The various tribes west of the Mississippi vary but slightly in their shades of distinction from the other nations and tribes of America. Mr. Catlin has given us a most interesting account of these Indians, but has thrown no light on their origin. The Mandans are described by Mr. C. as being peculiar from the other tribes, having for the most part very fine and soft hair, and many being quite fair in complexion, with blue eyes. Their religious belief was in the main not unlike that of most of the North American tribes. One peculiarity, however, was the grand three days' ceremony of thanksgiving for the escape of their ancestors from the flood, of which they had a distant tradition, strikingly conformable to Scriptural history. Although there is almost an endless variety in what the traditions relate concerning their origin, there is one peculiar incident universal with the Indians of North and South America -- they all speak of a deluge of water that once overflowed the land, destroying all mankind but a few individuals, whom each tribe claims as its own particular progenitors.

The ancient history of the aborigines, or of their migrations, is as confused as what they relate of their origin, and it is impossible to go back beyond a few years anterior to the arrival of the Europeans. Mr. Bradford, in his researches into the origin of the red race, adopts the following conclusions in regard to the ancient occupants of North America:

1. That they were all of the same origin, branches of the same race, and possessed of similar customs and institutions.

2. That they were populous, and occupied a great extent of territory.

3. That they had arrived at a considerable degree of civilization, were associated in large communities, and lived in extensive cities.

4. That they possessed the use of many of the metals, such as lead, copper, gold, and silver, and probably the art of working in them.

5. That they sculptured in stone, and sometimes used that material in the construction of their edifices.

6. That they had the knowledge of the arch of receding steps; of the art of pottery, producing urns and utensils formed with taste, and constructed upon the principles of chemical composition; and the art of brick-making.

7. That they worked the salt springs, and manufactured salt.

8. That they were an agricultural people, living under the influence and protection of regular forms of governments.

9. That they possessed a decided system of religion, and a mythology connected with astronomy, which, with its sister science, geometry, was in the hands of the priesthood.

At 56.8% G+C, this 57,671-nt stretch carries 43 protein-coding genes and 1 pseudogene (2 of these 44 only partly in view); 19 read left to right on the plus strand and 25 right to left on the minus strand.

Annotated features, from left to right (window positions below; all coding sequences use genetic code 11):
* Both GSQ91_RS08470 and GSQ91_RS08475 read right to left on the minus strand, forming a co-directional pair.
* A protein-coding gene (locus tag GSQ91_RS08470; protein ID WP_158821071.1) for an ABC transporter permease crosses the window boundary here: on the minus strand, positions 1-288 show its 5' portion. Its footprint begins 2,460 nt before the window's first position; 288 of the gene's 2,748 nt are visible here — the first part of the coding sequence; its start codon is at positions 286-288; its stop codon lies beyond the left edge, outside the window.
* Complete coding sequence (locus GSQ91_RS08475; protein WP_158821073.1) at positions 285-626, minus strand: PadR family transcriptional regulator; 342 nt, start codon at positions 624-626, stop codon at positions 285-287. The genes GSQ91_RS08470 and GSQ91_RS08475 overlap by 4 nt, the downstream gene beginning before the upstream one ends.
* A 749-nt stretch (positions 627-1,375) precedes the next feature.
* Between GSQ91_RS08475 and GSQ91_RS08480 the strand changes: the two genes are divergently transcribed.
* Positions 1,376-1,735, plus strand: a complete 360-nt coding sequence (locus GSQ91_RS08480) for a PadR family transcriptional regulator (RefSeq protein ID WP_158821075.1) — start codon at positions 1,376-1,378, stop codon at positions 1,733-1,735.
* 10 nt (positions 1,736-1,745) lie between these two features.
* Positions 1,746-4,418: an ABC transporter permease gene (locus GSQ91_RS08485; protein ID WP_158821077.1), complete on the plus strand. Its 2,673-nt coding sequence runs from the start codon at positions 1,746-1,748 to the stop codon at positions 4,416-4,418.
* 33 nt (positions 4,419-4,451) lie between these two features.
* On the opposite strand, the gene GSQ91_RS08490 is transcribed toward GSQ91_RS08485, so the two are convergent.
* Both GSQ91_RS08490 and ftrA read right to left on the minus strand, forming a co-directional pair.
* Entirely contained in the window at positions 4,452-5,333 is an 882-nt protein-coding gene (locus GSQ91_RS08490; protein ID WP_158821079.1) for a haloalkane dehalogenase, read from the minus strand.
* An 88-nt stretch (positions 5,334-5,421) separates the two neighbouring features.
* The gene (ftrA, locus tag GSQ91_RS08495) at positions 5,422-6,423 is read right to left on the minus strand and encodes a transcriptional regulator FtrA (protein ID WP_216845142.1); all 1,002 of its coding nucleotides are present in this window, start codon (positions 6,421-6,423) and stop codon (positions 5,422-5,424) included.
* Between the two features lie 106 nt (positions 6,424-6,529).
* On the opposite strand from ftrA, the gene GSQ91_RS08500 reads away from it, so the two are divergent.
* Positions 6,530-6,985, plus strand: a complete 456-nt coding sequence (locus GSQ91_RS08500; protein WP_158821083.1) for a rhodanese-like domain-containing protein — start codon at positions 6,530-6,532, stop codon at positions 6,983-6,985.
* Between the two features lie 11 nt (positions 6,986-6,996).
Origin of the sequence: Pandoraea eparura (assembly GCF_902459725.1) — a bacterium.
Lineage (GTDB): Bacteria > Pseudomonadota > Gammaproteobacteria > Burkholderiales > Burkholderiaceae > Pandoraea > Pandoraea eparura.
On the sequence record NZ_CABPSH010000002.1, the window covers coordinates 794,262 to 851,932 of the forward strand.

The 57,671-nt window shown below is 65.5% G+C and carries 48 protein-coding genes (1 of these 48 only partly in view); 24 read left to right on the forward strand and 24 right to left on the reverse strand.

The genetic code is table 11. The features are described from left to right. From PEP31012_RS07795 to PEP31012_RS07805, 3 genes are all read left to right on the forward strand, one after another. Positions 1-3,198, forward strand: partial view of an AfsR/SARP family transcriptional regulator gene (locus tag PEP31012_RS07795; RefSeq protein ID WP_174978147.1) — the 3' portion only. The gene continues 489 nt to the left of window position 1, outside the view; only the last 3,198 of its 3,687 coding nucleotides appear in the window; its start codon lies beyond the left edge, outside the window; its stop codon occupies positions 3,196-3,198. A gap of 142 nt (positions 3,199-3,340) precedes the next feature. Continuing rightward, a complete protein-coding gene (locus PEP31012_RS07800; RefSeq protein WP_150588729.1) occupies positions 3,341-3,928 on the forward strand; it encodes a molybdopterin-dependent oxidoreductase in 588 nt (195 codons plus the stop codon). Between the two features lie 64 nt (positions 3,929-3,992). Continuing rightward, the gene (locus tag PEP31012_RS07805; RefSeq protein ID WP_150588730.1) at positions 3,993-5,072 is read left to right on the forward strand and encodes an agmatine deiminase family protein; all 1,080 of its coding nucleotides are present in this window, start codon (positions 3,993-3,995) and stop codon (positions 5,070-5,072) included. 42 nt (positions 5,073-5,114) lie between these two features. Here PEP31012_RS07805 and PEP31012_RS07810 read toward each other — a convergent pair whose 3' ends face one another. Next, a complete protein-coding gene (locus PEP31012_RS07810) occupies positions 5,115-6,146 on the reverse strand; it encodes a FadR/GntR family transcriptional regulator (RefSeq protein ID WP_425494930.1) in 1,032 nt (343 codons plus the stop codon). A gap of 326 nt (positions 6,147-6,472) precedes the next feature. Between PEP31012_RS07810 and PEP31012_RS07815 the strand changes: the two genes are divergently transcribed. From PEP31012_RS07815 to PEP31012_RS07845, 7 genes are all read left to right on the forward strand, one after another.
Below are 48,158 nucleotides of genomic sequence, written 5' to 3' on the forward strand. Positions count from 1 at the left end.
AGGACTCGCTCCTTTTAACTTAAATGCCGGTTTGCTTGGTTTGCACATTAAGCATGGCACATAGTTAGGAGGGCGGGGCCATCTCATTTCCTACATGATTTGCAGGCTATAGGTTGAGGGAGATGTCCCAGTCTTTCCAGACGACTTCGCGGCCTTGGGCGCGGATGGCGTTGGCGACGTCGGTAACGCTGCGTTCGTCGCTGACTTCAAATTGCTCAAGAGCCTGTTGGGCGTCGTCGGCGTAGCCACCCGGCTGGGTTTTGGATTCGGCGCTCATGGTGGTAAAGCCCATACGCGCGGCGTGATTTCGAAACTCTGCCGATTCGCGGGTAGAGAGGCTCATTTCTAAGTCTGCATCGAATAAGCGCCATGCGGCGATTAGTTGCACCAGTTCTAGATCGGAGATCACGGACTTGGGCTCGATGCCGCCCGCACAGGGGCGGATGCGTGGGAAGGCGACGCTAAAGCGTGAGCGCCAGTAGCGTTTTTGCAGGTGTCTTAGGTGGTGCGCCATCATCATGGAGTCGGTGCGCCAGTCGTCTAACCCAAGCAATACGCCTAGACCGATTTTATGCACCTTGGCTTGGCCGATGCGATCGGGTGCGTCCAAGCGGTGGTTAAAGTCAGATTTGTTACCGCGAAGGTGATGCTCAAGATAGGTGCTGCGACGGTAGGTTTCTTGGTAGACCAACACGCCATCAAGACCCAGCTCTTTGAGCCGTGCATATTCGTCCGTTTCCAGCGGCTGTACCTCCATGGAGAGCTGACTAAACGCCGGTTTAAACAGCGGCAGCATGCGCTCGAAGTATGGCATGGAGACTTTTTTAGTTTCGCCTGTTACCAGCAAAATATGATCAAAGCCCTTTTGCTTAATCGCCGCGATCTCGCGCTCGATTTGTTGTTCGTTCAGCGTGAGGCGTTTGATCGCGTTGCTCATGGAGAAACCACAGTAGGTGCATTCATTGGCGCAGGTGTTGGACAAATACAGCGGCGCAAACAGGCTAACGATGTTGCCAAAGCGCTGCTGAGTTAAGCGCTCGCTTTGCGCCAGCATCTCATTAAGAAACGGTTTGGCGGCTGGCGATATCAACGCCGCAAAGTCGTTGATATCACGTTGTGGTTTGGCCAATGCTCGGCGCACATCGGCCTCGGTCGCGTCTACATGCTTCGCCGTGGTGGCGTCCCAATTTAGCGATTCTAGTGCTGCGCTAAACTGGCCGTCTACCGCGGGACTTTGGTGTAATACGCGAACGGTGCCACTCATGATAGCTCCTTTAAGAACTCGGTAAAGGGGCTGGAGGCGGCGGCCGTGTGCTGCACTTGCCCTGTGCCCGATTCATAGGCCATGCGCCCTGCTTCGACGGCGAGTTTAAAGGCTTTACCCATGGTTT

10. That they were skilled in the art of fortification.

11. That the epoch of their original settlement in the United States is of great antiquity; and

Lastly, that the only indications of their origin to be gathered from the locality of their ruined monuments, point toward Mexico.

Mr. Lewis H. Morgan finds evidence that the American aborigines had a common origin in what he calls "their system of consanguinity and affinity." He says, "The Indian nations from the Atlantic to the Rocky Mountains, and from the Arctic Sea to the Gulf of Mexico, with the exception of the Esquimaux, have the same system. It is elaborate and complicated in its general form and details; and while deviations from uniformity occur in the systems of different stocks, the radical features are in the main constant. This identity in the essential characteristics of a system so remarkable, tend to show that it must have been transmitted with the blood to each stock from a common original source. It affords the strongest evidence yet obtained of unity in origin of the Indian nations within the region defined." (Baldwin's Ancient America, page 66.)

That the Mound Builders and the Toltecs were the same people there seems to be but little doubt; in fact, from the similarity in their buildings, and the traditions of one, and the picture writings of the other, it is very evident.

Mr. James C. Southall, an able English author, shows in three instances that the mammoth, or mastodon, has been delineated by races who have lived at no very remote date: 1st, on the monuments of Central America; 2nd, by the Mound Builders, whom he shows to have lived not more than fifteen hundred years ago (Recent Origin of Man). This, by tbe way, coincides with the Book of Mormon, as it was about the third or fourth century, according to Mormon's account, that the country was convulsed with war, and the peaceful governments and inhabitants destroyed, the remnants drifting into that barbarism which still clings to them.